Windows XP End of Support – Free Security Tools
Microsoft ended Windows XP Support on April 8, 2014 after 12 years. You cannot fault them for support it that long. Few cars last that long. No automatic patches or technical assistance will be provided unless you have a company contract with Microsoft. Microsoft antivirus software will cease to update after a while. What does this mean? From the Microsoft website:
- Your Computer might become more vulnerable to security risks and viruses
We would change the word 'might' to 'will'. You are now a sitting duck.
Microsoft goes on to suggest you upgrade your PC or buy a New one.
Here are some additional things you can do to stay as safe as possible.
Switch to a Limited account
Most Windows XP users are using their Administrator account. This all powerful account often leads to malware being installed due to the rights allowed the user.
Instead, switch to using a Limited account instead. Use the Administrator account sparingly, only when you need to install software or change settings, not when you are web surfing.
Switch to These Free Software Tools
These are several critical tools that every user should have installed on their system to increase security. These tools are not made by Microsoft but are a critical part of any free security software suite.
Office 2003 is not being updated any more. You need to switch to a more modern suite like the free OpenOffice or LibreOffice.
Google Chrome is one of the most popular web browser for Windows, Mac, and Linux. It gets updated constantly to fix security holes. Internet Explorer for Windows XP should not be used.
On 4/28/2014 a new Internet Explorer Vulnerability that had no patch, was being actively exploited by malware. US Computer Emergency Readiness Team suggests people stop using Internet Explorer. Windows XP users need to use an alternative browser like Chrome or Firefox.
Foxit Reader - PDF files are a widely used means of breaking into a computer. A 3rd party PDF-reading utility that has far fewer security holes than industry standard Adobe Reader. Malicious PDF files that are emailed, are one of the fastest growing infection vectors for malware. We recommend removing Adobe Reader or Adobe Acrobat Reader and using this instead.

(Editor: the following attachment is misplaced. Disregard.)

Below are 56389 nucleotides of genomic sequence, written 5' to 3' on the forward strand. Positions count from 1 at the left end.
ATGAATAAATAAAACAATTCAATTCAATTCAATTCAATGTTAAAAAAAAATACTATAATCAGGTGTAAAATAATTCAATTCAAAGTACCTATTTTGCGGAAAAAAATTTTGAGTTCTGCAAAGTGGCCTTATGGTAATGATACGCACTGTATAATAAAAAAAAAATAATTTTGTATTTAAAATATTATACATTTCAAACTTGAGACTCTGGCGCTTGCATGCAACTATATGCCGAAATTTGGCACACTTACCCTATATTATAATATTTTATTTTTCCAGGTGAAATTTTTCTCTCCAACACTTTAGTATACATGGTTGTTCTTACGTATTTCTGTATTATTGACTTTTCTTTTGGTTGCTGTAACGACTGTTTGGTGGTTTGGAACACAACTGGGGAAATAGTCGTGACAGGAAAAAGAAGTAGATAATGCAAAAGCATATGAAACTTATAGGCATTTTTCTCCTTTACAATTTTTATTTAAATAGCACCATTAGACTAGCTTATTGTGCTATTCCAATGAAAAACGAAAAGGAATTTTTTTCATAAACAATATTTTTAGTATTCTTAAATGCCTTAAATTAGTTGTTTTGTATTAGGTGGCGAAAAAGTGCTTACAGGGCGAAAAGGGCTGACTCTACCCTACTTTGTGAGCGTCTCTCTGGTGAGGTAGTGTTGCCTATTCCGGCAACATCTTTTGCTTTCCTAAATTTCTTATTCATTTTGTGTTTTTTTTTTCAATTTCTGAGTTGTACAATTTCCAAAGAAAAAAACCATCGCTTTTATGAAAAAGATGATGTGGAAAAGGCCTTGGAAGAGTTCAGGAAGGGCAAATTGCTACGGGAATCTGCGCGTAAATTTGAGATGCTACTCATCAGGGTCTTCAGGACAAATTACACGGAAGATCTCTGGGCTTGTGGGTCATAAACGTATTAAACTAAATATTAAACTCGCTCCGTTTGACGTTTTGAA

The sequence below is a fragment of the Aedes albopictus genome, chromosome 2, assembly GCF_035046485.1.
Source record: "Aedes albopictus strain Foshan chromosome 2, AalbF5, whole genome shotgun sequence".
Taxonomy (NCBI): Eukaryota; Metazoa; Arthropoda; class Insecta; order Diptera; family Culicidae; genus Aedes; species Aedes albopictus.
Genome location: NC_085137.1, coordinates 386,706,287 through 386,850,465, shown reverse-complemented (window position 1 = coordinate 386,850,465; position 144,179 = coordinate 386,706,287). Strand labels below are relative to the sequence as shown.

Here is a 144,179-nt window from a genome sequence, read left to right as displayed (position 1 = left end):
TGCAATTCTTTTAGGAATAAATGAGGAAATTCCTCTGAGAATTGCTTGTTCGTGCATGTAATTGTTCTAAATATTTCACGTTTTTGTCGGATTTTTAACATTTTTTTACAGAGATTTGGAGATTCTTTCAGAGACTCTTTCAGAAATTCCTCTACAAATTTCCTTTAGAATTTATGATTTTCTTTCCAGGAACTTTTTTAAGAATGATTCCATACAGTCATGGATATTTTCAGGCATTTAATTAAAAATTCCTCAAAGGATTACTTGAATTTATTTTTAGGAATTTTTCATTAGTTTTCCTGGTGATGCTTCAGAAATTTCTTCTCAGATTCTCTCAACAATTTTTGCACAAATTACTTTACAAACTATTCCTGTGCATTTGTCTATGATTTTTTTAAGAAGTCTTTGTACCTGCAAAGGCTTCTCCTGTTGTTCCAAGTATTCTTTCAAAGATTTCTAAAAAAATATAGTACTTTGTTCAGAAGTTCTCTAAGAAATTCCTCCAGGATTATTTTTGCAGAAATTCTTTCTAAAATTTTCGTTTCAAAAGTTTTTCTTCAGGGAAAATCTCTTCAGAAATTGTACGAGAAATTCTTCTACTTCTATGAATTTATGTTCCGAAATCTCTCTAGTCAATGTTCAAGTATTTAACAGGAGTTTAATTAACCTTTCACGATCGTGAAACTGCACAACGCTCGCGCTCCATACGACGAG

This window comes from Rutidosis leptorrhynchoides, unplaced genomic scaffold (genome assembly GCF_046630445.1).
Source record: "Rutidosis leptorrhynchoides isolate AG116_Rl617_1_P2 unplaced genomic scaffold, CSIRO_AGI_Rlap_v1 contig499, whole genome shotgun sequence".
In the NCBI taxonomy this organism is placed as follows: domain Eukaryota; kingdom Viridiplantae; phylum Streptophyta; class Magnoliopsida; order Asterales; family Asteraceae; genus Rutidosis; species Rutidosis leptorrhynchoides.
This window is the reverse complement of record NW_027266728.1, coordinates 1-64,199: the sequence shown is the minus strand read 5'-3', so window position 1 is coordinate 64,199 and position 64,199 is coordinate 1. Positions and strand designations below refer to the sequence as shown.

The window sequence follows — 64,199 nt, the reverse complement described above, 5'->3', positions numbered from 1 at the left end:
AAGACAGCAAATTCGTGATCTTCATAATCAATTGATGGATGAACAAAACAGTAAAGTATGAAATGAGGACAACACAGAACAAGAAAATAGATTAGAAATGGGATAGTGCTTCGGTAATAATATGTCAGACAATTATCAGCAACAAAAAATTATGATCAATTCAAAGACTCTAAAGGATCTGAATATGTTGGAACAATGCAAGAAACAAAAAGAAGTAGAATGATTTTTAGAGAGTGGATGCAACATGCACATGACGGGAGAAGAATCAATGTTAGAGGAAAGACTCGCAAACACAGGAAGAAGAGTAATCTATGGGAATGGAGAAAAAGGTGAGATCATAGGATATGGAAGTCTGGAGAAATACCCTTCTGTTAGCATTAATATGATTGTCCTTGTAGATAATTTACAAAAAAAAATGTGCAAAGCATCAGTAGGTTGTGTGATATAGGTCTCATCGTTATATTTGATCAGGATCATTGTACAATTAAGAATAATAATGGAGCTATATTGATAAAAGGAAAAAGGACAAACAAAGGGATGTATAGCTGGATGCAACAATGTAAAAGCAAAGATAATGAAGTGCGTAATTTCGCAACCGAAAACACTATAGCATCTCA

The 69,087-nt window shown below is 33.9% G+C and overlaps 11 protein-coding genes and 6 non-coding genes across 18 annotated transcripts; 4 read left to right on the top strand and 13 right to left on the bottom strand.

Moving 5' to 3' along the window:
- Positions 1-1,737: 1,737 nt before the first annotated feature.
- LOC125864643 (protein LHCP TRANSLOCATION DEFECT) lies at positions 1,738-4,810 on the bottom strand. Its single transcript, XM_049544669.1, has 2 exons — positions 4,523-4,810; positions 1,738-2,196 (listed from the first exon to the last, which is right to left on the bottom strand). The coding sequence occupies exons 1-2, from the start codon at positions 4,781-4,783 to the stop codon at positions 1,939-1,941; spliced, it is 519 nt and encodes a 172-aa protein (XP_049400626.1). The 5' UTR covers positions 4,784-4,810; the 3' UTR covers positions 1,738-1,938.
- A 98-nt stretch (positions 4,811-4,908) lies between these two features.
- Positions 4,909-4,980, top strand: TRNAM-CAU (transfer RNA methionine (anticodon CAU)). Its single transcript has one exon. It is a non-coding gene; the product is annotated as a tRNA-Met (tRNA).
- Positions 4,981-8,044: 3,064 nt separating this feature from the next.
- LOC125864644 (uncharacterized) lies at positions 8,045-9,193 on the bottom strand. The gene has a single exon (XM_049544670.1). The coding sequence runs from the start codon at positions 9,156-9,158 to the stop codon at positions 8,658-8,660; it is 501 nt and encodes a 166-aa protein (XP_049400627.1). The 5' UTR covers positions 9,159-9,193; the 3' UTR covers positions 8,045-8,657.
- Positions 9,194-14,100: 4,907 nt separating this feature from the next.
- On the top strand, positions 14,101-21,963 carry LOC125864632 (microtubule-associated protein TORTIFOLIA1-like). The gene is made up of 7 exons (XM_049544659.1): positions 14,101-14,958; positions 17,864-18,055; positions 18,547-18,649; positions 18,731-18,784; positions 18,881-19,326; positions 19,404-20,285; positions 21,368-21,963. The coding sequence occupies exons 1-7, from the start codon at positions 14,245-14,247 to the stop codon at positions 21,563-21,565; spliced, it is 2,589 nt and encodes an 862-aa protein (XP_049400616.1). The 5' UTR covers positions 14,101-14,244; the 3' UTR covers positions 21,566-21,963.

Secunia - Scans your system for obsolete software. Older versions of software may possess security risks that must be fixed. If you find yourself updating a lot of software you do not use, uninstall the program. Older versions of software may no longer be updated, forcing users to pay for newer ones. Using old unsupported software may put you at a security risk. CNET Techtracker and PatchMyPC also help you stay abreast of software updates.
Zone alarm Free - A free firewall program that has been in existence for many years. It adds many capabilities and easy to access filters, over the one built into Windows.
Truecrypt - Free open-source software that encrypts critical files, folders, or entire drives. Utilizes extremely secure encryption algorithms. Store your most sensitive data within Truecrypt encrypted containers. Consider encrypting your entire drive if you own a laptop.
CCleaner - This utility goes way beyond Windows's disk cleanup tool. It helps remove unnecessary files to free up disk space, and to securely erase free space and deleted files. No need to ever pay for a utility that claims to speed up your machine or clean your registry. Supports 32-bit or 64-bit. Also cleans up files from many popular third party applications.
Malwarebytes Anti-Malware Free - is free software that helps you remove malware, not defend against it. They have paid versions which add additional features. Consider installing this program if you are unable to remove malware using the software utilities listed above. If Malwarebytes did not help to remove the infection, try SuperAntiSpyware Portable. Copy it to a CD or USB flashdrive, boot your computer into safe mode, then run the program. F-Secure has a free bootable Rescue CD that allows you to fix a computer that no longer starts up correctly.
WinPatrol - Takes snapshots of your critical system files and resources. The program then alerts you to any changes that may occur due to malware or installing software.
By applying several free Windows security utilities, we can significantly increase the security of our Windows XP notebook and desktop PCs. As Microsoft has stated, the best bet is to move to Windows 7 or Windows 8.